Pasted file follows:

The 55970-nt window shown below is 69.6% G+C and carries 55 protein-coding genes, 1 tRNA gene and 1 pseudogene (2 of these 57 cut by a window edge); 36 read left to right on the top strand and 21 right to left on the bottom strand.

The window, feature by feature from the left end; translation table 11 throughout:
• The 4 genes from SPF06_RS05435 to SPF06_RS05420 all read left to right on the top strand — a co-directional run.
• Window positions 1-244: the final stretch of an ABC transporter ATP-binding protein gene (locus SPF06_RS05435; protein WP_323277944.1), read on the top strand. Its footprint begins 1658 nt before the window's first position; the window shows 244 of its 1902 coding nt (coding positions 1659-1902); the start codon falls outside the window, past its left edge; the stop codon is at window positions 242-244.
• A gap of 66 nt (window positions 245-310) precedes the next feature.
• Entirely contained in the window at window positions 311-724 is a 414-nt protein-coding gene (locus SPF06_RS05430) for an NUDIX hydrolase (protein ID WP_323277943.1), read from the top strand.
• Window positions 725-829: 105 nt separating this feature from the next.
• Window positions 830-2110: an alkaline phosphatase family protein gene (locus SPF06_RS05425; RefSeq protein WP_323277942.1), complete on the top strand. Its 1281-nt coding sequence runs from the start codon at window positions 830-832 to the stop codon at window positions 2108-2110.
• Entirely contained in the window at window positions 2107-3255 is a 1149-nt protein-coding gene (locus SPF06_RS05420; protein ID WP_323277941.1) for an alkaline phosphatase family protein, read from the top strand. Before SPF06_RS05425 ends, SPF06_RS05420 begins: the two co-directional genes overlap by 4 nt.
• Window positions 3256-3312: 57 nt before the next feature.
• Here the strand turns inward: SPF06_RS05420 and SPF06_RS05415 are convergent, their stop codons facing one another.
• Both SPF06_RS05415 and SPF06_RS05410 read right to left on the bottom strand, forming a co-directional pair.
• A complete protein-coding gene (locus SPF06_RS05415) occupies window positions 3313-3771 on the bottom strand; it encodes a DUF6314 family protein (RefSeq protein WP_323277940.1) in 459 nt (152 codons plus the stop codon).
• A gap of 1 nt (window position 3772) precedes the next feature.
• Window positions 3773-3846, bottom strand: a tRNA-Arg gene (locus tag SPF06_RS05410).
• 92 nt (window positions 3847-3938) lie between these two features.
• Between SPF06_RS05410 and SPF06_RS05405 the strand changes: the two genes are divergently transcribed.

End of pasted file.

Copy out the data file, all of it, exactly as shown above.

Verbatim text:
The 55970-nt window shown below is 69.6% G+C and carries 55 protein-coding genes, 1 tRNA gene and 1 pseudogene (2 of these 57 cut by a window edge); 36 read left to right on the top strand and 21 right to left on the bottom strand.

The window, feature by feature from the left end; translation table 11 throughout:
• The 4 genes from SPF06_RS05435 to SPF06_RS05420 all read left to right on the top strand — a co-directional run.
• Window positions 1-244: the final stretch of an ABC transporter ATP-binding protein gene (locus SPF06_RS05435; protein WP_323277944.1), read on the top strand. Its footprint begins 1658 nt before the window's first position; the window shows 244 of its 1902 coding nt (coding positions 1659-1902); the start codon falls outside the window, past its left edge; the stop codon is at window positions 242-244.
• A gap of 66 nt (window positions 245-310) precedes the next feature.
• Entirely contained in the window at window positions 311-724 is a 414-nt protein-coding gene (locus SPF06_RS05430) for an NUDIX hydrolase (protein ID WP_323277943.1), read from the top strand.
• Window positions 725-829: 105 nt separating this feature from the next.
• Window positions 830-2110: an alkaline phosphatase family protein gene (locus SPF06_RS05425; RefSeq protein WP_323277942.1), complete on the top strand. Its 1281-nt coding sequence runs from the start codon at window positions 830-832 to the stop codon at window positions 2108-2110.
• Entirely contained in the window at window positions 2107-3255 is a 1149-nt protein-coding gene (locus SPF06_RS05420; protein ID WP_323277941.1) for an alkaline phosphatase family protein, read from the top strand. Before SPF06_RS05425 ends, SPF06_RS05420 begins: the two co-directional genes overlap by 4 nt.
• Window positions 3256-3312: 57 nt before the next feature.
• Here the strand turns inward: SPF06_RS05420 and SPF06_RS05415 are convergent, their stop codons facing one another.
• Both SPF06_RS05415 and SPF06_RS05410 read right to left on the bottom strand, forming a co-directional pair.
• A complete protein-coding gene (locus SPF06_RS05415) occupies window positions 3313-3771 on the bottom strand; it encodes a DUF6314 family protein (RefSeq protein WP_323277940.1) in 459 nt (152 codons plus the stop codon).
• A gap of 1 nt (window position 3772) precedes the next feature.
• Window positions 3773-3846, bottom strand: a tRNA-Arg gene (locus tag SPF06_RS05410).
• 92 nt (window positions 3847-3938) lie between these two features.
• Between SPF06_RS05410 and SPF06_RS05405 the strand changes: the two genes are divergently transcribed.